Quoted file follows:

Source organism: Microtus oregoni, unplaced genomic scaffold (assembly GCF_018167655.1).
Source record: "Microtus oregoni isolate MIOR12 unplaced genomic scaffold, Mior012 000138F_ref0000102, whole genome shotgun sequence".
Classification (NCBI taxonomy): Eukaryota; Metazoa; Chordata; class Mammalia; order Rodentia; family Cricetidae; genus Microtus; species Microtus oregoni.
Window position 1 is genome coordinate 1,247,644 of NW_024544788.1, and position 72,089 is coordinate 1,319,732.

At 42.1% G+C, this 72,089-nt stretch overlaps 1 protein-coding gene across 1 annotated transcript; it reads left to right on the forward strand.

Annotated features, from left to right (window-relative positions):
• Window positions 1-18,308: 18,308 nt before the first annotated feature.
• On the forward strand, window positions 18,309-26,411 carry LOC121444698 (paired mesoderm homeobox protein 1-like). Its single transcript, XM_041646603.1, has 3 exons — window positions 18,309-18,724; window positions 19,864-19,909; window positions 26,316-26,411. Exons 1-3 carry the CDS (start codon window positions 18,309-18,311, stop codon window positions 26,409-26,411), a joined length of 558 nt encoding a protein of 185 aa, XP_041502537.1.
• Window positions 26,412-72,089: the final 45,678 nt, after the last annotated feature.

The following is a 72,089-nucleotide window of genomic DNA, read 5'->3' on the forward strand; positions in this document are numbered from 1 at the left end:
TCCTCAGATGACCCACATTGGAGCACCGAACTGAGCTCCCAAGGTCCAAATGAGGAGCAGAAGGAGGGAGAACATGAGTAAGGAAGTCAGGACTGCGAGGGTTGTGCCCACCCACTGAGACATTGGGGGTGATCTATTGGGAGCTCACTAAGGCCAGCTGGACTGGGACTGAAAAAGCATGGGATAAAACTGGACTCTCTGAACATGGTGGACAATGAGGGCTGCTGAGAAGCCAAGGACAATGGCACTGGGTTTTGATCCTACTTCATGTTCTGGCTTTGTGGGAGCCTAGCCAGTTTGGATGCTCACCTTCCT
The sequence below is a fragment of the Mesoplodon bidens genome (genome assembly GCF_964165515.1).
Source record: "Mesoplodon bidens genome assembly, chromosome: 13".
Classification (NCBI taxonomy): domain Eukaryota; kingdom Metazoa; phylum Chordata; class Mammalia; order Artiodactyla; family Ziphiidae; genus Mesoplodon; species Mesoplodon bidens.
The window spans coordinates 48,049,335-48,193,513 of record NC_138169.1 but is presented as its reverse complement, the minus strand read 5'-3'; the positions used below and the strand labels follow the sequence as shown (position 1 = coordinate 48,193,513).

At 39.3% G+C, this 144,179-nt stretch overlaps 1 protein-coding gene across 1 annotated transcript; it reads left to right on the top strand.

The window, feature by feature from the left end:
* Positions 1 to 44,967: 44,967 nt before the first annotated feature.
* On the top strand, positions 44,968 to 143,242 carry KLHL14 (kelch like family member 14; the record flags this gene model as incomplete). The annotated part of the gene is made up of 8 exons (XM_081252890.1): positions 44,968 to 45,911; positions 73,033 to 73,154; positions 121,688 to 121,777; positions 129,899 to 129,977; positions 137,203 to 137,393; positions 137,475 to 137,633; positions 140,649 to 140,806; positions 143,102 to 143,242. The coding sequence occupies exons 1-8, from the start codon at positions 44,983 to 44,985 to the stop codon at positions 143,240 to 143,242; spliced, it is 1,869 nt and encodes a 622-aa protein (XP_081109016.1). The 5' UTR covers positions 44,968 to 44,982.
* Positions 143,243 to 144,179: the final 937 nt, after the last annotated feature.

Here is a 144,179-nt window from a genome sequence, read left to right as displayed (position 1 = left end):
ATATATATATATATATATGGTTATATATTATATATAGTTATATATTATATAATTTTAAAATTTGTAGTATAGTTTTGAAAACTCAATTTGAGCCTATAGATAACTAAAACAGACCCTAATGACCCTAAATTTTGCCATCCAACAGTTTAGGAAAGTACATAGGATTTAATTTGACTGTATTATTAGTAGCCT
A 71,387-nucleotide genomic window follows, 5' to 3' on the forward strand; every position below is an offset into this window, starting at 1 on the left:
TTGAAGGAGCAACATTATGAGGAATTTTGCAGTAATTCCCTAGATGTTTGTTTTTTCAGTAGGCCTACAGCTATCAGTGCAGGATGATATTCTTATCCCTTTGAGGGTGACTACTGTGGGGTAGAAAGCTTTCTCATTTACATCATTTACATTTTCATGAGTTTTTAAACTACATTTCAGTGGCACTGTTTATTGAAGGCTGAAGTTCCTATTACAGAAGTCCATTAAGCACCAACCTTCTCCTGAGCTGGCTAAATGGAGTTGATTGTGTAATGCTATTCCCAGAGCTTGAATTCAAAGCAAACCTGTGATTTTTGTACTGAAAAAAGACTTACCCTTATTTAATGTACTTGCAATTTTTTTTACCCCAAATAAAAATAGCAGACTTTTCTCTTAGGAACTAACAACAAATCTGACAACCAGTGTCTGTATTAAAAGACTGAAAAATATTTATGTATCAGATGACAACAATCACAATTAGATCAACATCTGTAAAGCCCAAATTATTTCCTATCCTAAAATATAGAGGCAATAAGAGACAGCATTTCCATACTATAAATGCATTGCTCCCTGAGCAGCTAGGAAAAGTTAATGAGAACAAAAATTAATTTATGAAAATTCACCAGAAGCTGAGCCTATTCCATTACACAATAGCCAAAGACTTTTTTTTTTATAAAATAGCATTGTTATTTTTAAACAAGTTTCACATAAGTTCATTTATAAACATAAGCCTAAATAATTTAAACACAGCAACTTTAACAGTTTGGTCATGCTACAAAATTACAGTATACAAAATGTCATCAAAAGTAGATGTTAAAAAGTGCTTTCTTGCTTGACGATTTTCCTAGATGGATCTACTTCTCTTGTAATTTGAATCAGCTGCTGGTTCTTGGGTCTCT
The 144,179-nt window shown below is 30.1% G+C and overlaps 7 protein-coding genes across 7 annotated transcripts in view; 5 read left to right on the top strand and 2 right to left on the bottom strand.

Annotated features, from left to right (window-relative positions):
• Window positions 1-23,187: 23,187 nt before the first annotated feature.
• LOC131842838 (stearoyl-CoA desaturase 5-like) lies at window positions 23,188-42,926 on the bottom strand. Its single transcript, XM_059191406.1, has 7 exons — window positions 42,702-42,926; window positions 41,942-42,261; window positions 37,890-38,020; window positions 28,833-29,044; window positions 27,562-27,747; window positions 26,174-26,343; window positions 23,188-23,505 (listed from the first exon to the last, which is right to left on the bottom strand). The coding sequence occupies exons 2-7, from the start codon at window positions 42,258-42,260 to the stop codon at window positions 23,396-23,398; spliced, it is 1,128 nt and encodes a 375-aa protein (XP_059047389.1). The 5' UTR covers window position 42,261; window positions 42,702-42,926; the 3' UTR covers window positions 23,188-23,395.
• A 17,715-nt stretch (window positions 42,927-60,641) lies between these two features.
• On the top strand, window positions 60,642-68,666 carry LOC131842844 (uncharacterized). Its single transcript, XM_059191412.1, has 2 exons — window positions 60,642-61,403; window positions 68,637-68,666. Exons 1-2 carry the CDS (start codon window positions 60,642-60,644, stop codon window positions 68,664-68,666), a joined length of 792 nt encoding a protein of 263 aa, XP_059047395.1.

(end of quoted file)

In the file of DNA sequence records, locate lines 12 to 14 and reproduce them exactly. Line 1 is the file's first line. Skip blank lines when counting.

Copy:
The sequence below is a fragment of the Mesoplodon bidens genome (genome assembly GCF_964165515.1).
Source record: "Mesoplodon bidens genome assembly, chromosome: 13".
Classification (NCBI taxonomy): domain Eukaryota; kingdom Metazoa; phylum Chordata; class Mammalia; order Artiodactyla; family Ziphiidae; genus Mesoplodon; species Mesoplodon bidens.